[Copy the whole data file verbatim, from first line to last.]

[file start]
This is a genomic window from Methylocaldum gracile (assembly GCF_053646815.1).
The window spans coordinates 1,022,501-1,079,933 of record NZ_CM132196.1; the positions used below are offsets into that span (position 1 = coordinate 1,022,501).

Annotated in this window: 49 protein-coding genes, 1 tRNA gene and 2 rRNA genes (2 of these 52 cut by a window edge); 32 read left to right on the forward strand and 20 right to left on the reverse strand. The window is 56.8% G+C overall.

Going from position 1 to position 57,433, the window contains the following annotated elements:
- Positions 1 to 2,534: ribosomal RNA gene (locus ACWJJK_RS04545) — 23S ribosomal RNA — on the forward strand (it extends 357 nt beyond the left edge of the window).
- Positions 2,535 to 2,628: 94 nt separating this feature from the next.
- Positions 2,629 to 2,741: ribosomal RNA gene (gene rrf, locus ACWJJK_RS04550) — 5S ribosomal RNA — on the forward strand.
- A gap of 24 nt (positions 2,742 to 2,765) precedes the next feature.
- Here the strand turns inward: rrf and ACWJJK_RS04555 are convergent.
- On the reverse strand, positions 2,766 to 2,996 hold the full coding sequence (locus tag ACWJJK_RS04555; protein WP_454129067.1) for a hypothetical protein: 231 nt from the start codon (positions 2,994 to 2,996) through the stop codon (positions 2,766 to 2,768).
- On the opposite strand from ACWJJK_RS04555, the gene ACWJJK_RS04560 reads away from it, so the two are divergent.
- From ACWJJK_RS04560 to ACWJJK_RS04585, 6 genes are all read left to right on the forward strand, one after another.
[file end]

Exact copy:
This is a genomic window from Methylocaldum gracile (assembly GCF_053646815.1).
The window spans coordinates 1,022,501-1,079,933 of record NZ_CM132196.1; the positions used below are offsets into that span (position 1 = coordinate 1,022,501).

Annotated in this window: 49 protein-coding genes, 1 tRNA gene and 2 rRNA genes (2 of these 52 cut by a window edge); 32 read left to right on the forward strand and 20 right to left on the reverse strand. The window is 56.8% G+C overall.

Going from position 1 to position 57,433, the window contains the following annotated elements:
- Positions 1 to 2,534: ribosomal RNA gene (locus ACWJJK_RS04545) — 23S ribosomal RNA — on the forward strand (it extends 357 nt beyond the left edge of the window).
- Positions 2,535 to 2,628: 94 nt separating this feature from the next.
- Positions 2,629 to 2,741: ribosomal RNA gene (gene rrf, locus ACWJJK_RS04550) — 5S ribosomal RNA — on the forward strand.
- A gap of 24 nt (positions 2,742 to 2,765) precedes the next feature.
- Here the strand turns inward: rrf and ACWJJK_RS04555 are convergent.
- On the reverse strand, positions 2,766 to 2,996 hold the full coding sequence (locus tag ACWJJK_RS04555; protein WP_454129067.1) for a hypothetical protein: 231 nt from the start codon (positions 2,994 to 2,996) through the stop codon (positions 2,766 to 2,768).
- On the opposite strand from ACWJJK_RS04555, the gene ACWJJK_RS04560 reads away from it, so the two are divergent.
- From ACWJJK_RS04560 to ACWJJK_RS04585, 6 genes are all read left to right on the forward strand, one after another.